The less people are aware of complex issues such as economy, environment and energy, the more they want to avoid becoming informed.

Researchers found that the more urgent the issue, the more people want to remain unaware, according to a study published online in the American Psychological Association's (APA) journal of Personality and Social Psychology.

"These studies were designed to help understand the so-called 'ignorance is bliss' approach to social issues," said author Steven Shepherd, a graduate student with the University of Waterloo in Ontario.

A series of studies were conducted in 2010 and 2011 with 511 adults in the U.S and Canada describing a reaction to complex issues ranging from subjects as economy, environment, and energy.

To test the link among dependence, trust and avoidance, researchers provided either a simple description or complex description of economic downturn to participants. Those who received the complex description indicated higher levels of perceived helplessness, more dependence on and trust in the government to manage the economy, and less desire to learn more about the issue.

"This is despite the fact that, all else equal, one should have less trust in someone to effectively manage something that is more complex," said co-author Aaron C. Kay, PhD, of Duke University. "Instead, people tend to respond by psychologically 'outsourcing' the issue to the government, which in turn causes them to trust and feel more dependent on the government. Ultimately, they avoid learning about the issue because that could shatter their faith in the government."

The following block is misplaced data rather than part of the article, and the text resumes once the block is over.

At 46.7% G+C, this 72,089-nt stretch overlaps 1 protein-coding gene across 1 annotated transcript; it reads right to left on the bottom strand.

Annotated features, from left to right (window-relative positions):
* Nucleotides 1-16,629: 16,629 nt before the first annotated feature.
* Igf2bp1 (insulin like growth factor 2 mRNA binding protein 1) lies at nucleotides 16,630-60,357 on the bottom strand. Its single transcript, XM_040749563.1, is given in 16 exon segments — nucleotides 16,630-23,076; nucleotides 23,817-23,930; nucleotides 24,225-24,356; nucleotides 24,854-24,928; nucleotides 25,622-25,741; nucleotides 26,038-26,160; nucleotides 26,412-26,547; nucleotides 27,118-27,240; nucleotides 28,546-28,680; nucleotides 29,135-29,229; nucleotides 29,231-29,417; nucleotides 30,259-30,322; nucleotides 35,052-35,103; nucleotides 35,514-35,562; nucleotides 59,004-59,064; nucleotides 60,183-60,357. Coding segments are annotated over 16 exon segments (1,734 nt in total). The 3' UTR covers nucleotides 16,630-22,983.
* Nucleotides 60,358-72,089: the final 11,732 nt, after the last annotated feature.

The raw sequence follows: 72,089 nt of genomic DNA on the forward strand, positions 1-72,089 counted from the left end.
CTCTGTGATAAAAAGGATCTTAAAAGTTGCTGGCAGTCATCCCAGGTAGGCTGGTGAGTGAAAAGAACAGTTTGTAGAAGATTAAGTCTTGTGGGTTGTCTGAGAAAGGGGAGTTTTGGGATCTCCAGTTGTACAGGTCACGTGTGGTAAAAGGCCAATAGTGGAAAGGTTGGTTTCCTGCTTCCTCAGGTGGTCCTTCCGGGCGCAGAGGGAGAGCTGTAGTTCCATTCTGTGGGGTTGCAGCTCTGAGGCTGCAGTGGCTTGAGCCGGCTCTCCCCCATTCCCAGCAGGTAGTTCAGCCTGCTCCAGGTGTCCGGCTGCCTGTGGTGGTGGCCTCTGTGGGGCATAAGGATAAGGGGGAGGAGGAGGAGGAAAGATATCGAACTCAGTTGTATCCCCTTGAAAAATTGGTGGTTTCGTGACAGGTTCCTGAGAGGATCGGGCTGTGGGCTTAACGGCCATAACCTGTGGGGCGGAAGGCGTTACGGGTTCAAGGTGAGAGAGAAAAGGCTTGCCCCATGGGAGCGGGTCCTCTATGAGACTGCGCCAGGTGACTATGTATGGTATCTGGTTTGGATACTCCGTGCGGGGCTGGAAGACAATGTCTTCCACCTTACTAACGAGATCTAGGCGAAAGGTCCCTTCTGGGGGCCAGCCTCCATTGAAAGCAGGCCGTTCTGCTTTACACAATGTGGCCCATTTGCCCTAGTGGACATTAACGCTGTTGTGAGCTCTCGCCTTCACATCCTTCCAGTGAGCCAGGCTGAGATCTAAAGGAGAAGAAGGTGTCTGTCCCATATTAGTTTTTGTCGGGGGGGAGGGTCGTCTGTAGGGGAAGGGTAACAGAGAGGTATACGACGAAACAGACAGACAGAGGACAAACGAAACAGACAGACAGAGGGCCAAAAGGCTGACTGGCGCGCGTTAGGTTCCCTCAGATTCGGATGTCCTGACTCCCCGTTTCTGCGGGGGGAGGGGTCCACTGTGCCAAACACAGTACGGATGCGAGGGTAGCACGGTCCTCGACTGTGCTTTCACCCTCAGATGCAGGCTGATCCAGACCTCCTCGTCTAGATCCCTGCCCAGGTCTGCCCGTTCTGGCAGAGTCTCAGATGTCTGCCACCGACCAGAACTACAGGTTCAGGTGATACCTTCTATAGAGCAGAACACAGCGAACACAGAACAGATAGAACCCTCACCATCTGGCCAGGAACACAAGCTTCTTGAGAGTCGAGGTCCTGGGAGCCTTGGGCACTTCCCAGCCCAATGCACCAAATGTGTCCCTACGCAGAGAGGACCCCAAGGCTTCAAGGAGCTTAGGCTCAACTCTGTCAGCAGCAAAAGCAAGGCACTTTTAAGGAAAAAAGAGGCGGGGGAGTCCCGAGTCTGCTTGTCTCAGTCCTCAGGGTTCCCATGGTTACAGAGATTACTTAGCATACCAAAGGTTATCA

With regard to energy, participants who felt unknowledgeable about oil supplies not only avoided negative information about the issue, but became reluctant to know more when the issue was urgent.

"Beyond just downplaying the catastrophic, doomsday aspects to their messages, educators may want to consider explaining issues in ways that make them easily digestible and understandable, with a clear emphasis on local, individual-level causes," said Shepherd.

"The findings can assist educators in addressing significant barriers to getting people involved and engaged in social issues," he said.

The study author recommended further research is needed to determine how people would react when faced with other important issues such as food safety, national security, health, social inequality, poverty and under what conditions people tend to respond with increased rather than decreased engagement.